Senotherapeutics for HIV and aging : Current Opinion in HIV and AIDS

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HIV AND AGING: Edited by Kristine M. Erlandson

Senotherapeutics for HIV and aging

Szaniawski, Matthew A.; Spivak, Adam M.

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Current Opinion in HIV and AIDS 15(2):p 83-93, March 2020. | DOI: 10.1097/COH.0000000000000609


Purpose of review 

To summarize the state of chronic, treated HIV infection and its contribution to accelerated aging, and to evaluate recent research relevant to the study and treatment of aging and senescence.

Recent findings 

Chronic treated HIV-1 infection is associated with significant risk of end-organ impairment, non-AIDS-associated malignancies, and accelerated physiologic aging. Coupled with the chronologic aging of the HIV-1-positive population, the development of therapies that target these processes is of great clinical importance. Age-related diseases are partly the result of cellular senescence. Both immune and nonimmune cell subsets are thought to mediate this senescent phenotype, a state of stable cell cycle arrest characterized by sustained release of pro-inflammatory mediators. Recent research in the field of aging has identified a number of ‘senotherapeutics’ to combat aging-related diseases, pharmacologic agents that act either by selectively promoting the death of senescent cells (‘senolytics’) or modifying senescent phenotype (‘senomorphics’).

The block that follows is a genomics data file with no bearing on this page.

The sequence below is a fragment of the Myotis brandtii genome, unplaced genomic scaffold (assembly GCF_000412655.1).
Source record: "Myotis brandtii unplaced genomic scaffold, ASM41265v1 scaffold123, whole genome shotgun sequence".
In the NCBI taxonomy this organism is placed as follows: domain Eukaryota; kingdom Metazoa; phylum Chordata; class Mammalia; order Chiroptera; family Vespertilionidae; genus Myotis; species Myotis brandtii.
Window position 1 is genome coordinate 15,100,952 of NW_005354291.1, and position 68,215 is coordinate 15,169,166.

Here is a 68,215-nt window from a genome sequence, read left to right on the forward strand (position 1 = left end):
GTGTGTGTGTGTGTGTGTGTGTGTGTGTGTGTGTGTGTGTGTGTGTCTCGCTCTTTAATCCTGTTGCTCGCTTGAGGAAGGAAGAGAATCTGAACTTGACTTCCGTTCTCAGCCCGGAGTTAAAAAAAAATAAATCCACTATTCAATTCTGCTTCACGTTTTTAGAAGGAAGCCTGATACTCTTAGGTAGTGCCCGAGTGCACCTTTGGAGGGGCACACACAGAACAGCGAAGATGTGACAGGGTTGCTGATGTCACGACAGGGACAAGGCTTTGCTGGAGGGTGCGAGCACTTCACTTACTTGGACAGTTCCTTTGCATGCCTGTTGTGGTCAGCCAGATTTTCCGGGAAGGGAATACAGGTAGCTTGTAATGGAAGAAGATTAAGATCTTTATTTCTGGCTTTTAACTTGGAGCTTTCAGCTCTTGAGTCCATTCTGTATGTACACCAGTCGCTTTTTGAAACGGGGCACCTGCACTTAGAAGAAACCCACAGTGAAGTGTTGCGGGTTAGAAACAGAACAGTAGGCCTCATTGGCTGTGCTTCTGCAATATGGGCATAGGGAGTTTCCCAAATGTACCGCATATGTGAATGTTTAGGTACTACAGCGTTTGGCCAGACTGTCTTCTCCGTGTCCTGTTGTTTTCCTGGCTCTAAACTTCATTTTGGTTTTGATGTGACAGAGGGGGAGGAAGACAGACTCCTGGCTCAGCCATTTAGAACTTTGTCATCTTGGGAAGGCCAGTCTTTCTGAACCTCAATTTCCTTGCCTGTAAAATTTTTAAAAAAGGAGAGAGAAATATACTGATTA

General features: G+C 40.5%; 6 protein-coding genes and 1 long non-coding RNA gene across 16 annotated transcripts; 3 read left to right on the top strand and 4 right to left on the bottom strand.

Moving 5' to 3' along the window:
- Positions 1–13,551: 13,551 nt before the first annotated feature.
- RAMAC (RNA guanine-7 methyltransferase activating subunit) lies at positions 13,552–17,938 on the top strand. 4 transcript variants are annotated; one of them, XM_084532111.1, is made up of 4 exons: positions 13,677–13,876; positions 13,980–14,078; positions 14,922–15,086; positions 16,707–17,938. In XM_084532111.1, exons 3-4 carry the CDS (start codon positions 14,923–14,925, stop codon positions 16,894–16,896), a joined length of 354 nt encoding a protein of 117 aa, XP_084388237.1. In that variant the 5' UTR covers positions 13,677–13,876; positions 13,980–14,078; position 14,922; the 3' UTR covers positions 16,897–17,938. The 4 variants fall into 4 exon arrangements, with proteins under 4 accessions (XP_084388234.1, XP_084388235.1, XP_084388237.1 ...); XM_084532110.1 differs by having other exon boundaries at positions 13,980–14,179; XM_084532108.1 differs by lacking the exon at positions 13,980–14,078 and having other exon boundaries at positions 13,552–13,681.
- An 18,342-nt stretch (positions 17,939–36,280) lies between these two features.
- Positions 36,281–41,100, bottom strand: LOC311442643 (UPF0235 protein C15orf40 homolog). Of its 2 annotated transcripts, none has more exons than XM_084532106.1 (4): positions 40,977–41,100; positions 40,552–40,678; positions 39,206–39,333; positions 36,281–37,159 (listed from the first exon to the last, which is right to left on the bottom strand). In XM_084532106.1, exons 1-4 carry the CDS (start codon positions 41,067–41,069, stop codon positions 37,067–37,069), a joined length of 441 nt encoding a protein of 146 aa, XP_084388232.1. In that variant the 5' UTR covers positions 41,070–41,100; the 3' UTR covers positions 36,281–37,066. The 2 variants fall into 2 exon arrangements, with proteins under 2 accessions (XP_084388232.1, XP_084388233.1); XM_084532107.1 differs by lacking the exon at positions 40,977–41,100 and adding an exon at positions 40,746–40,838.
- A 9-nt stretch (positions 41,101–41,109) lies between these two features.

Senescence is a hallmark of aging-related diseases that is characterized by stable cell cycle arrest and chronic inflammation. Chronic HIV-1 infection predisposes patients to aging-related illnesses and is similarly marked by a senescence-like phenotype. A better understanding of the role of HIV-1 in aging will inform the development of therapeutics aimed at eliminating senescent cells that drive accelerated physiologic aging.

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